Burnley crime writer's popularity with library users is no mystery
A Burnley-born novelistÂ has been named as one of the top 100 most borrowed adult authors in UK libraries - for the third year running.
The latest figures for library loans are revealed in the Public Lending Right statistics issued by the British Library for the period up to June 2017.
They show crime writer Stephen Booth to be the 82nd most borrowed author of adult fiction in the country with a whopping 158,000 loans.
At a local level, he's even more popular. Stephen's novel 'Secrets of Death' was the 30th most borrowed title in North-West libraries, alongside big-name American thriller writers like Lee Child, James Patterson and John Grisham.
Stephen is the creator of two young Derbyshire police detectives, Det. Insp. Ben Cooper and Det. Sgt Diane Fry, who have appeared in seventeen best-selling crime thrillers set in and around the Peak District. His latest title is 'Dead in the Dark', and the 18th book in the series, 'Fall Down Dead', is due for publication in August.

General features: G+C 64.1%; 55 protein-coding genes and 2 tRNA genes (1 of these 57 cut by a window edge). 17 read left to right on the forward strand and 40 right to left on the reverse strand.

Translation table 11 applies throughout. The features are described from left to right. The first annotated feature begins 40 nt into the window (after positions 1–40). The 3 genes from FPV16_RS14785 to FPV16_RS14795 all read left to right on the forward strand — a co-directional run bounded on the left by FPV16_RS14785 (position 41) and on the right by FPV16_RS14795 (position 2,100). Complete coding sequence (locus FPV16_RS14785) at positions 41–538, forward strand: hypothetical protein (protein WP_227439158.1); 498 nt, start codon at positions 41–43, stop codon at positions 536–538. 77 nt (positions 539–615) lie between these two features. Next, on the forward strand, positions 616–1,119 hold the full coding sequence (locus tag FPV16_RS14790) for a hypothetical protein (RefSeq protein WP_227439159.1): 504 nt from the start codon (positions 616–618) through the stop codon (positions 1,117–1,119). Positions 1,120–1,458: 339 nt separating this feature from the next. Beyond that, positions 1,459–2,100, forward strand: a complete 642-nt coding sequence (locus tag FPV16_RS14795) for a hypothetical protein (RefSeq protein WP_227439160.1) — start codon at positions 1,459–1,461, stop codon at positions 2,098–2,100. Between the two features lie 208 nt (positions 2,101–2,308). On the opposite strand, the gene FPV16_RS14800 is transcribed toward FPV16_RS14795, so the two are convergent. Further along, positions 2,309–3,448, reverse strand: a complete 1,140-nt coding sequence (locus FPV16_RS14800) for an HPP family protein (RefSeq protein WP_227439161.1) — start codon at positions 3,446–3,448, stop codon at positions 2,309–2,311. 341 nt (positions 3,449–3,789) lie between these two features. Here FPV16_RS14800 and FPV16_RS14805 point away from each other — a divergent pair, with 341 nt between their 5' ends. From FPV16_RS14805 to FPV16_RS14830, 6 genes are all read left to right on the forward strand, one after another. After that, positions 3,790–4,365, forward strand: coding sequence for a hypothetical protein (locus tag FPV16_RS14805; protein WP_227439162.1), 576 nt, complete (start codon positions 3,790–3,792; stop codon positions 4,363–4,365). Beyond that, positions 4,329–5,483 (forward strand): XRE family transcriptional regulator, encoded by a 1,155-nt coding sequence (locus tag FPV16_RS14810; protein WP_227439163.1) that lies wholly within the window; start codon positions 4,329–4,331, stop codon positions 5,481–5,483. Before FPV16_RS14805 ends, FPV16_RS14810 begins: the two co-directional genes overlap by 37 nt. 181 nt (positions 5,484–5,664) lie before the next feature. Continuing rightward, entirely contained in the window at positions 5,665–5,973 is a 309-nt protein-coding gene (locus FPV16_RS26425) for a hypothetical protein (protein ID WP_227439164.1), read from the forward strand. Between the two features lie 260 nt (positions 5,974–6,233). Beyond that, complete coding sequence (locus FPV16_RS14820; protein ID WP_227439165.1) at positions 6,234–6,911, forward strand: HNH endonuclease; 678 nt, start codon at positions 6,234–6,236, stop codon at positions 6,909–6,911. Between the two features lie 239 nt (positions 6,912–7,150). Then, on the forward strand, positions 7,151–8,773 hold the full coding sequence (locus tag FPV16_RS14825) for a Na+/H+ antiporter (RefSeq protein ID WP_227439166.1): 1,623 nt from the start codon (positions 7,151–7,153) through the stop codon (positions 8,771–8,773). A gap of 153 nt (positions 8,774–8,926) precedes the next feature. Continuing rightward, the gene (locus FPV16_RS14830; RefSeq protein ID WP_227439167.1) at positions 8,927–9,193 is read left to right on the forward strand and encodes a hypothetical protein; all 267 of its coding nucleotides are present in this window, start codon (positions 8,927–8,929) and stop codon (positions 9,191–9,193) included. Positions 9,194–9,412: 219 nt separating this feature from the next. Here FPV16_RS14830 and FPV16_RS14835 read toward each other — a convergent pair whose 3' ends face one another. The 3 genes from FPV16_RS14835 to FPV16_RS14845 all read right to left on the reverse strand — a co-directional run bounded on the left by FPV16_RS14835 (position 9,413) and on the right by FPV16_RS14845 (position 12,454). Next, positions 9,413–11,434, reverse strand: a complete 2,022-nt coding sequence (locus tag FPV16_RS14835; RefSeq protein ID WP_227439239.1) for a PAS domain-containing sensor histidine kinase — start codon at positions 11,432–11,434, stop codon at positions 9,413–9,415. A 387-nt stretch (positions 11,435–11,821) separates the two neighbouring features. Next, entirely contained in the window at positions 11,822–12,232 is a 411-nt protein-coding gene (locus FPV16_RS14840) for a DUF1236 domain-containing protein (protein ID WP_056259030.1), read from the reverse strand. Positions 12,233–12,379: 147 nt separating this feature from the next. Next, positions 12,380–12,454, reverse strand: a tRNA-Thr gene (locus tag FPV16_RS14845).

Stephen was born in Burnley and grew up in Blackpool, where he attended Arnold School. He was a newspaper journalist for more than 25 years, including training at Harris College, Preston, and a spell working as a reporter in Wilmslow, Cheshire, while he lived in Manchester. He left journalism in 2001 to write crime novels full-time after the success of his first book, 'Black Dog'.
Since then, he's won awards on both sides of the Atlantic, and his books have been translated into 16 languages, including Russian and Japanese.
In 2003 he was presented with the Dagger in the Library Award by the Crime Writers' Association for "the author whose books have given readers most pleasure".